Ke Po’okela Cultural Foundation

Hawaiian arts and culture

Ke Po’okela Cultural Foundation (KPCF), founded by Kumu Hula Rolanda Valentin-Reese in 1997, is a Los Angeles-based nonprofit organization dedicated to the perpetuation and preservation of the Hawaiian culture.  KPCF’s Hālau (or School) Hula Nā Meakanu O Laka O Hawai’I is a traditional school of hula with over 100 intergeneration students.  KPCF’s mission is to provide a positive environment that promotes cultural awareness among students and in the community, as well as the personal growth and development of each student, including the training of future teachers.  The hālau provides formal training in the study of hula, as well as traditional Hawaiian chants, music, language, history, values and customs, and arts and crafts.  The dance style of KPCF’s hālau is called hula ku’l, a term associated with the dance style of the late Hula Master Maiki Aiu Lake, known as the “Martha Graham” of hula and the “Mother of the Hawaiian Renaissance.”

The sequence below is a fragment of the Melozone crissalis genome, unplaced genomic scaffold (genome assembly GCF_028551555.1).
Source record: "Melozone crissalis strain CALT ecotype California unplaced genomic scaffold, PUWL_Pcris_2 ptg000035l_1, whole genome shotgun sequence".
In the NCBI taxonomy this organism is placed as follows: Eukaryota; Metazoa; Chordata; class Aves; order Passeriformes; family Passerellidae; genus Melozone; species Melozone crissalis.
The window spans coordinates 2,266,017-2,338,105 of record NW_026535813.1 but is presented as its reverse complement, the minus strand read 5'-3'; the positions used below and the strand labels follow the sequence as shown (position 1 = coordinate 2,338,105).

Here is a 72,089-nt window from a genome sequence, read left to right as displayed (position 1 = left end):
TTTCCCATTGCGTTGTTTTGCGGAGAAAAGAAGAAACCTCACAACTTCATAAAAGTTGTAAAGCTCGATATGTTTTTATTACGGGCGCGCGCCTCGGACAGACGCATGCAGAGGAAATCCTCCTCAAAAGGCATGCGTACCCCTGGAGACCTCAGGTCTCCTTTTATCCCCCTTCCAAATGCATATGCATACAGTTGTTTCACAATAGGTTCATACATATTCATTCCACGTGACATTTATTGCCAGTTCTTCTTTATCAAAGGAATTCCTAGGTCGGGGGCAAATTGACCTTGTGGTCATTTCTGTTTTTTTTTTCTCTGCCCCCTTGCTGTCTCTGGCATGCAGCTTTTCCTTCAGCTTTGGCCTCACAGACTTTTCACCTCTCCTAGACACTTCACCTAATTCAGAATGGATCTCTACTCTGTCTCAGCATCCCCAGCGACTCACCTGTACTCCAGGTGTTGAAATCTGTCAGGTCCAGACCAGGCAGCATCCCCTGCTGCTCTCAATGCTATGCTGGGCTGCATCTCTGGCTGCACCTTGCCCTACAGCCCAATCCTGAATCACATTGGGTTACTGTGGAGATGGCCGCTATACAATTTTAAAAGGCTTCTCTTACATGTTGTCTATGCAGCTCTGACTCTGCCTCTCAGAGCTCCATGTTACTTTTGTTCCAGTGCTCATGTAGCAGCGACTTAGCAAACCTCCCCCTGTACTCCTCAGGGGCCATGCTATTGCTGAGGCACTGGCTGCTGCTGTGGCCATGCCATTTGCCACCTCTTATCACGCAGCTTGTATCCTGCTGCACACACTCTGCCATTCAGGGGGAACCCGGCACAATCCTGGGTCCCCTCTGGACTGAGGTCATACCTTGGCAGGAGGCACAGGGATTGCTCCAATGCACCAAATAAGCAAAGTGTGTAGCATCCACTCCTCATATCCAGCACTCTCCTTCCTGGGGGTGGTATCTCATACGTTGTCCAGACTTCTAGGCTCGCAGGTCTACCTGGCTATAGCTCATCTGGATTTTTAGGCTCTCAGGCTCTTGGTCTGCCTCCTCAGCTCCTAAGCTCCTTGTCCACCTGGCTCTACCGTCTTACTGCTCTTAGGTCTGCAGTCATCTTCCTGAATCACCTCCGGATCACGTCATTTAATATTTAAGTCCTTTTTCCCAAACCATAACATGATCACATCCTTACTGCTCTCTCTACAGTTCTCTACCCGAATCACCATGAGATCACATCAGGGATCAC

KPCF brings visibility to the Hawaiian culture by providing seminars, workshops and concerts, and by participating in community events designed to promote an understanding of, and harmony between, the different cultures that make up our society today.

In 2007, KPCF received a grant from ACTA’s Living Cultures Grants Program to provide a series of two workshops in Los Angeles and Encitas.  Collaborating with other Southern California hālaus, KPCF brought together traditional master artists from Hawaii and California to share the spiritual essence of hula.  Kumu Frank Kawaikapuaokalani Hewett offered classes in Hawaiian healing principles and ancient hula and chant, Kumu Sonny Ching offered classes in dance and chant, and Kumu Hula Kunewa Mook offered classes in the making and playing of authentic hula implements and instruments.

In 2006, KPCF received a grant from ACTA’s Living Cultures Grants Program to produce two workshop events in San Diego and Los Angeles in March 2006.  Experts and educators from Hawaii and California provided instruction on language, protocol and ethics, dance, chant, and traditional arts and crafts.  Halaus (Hawaiian cultural schools) from throughout Southern California participated.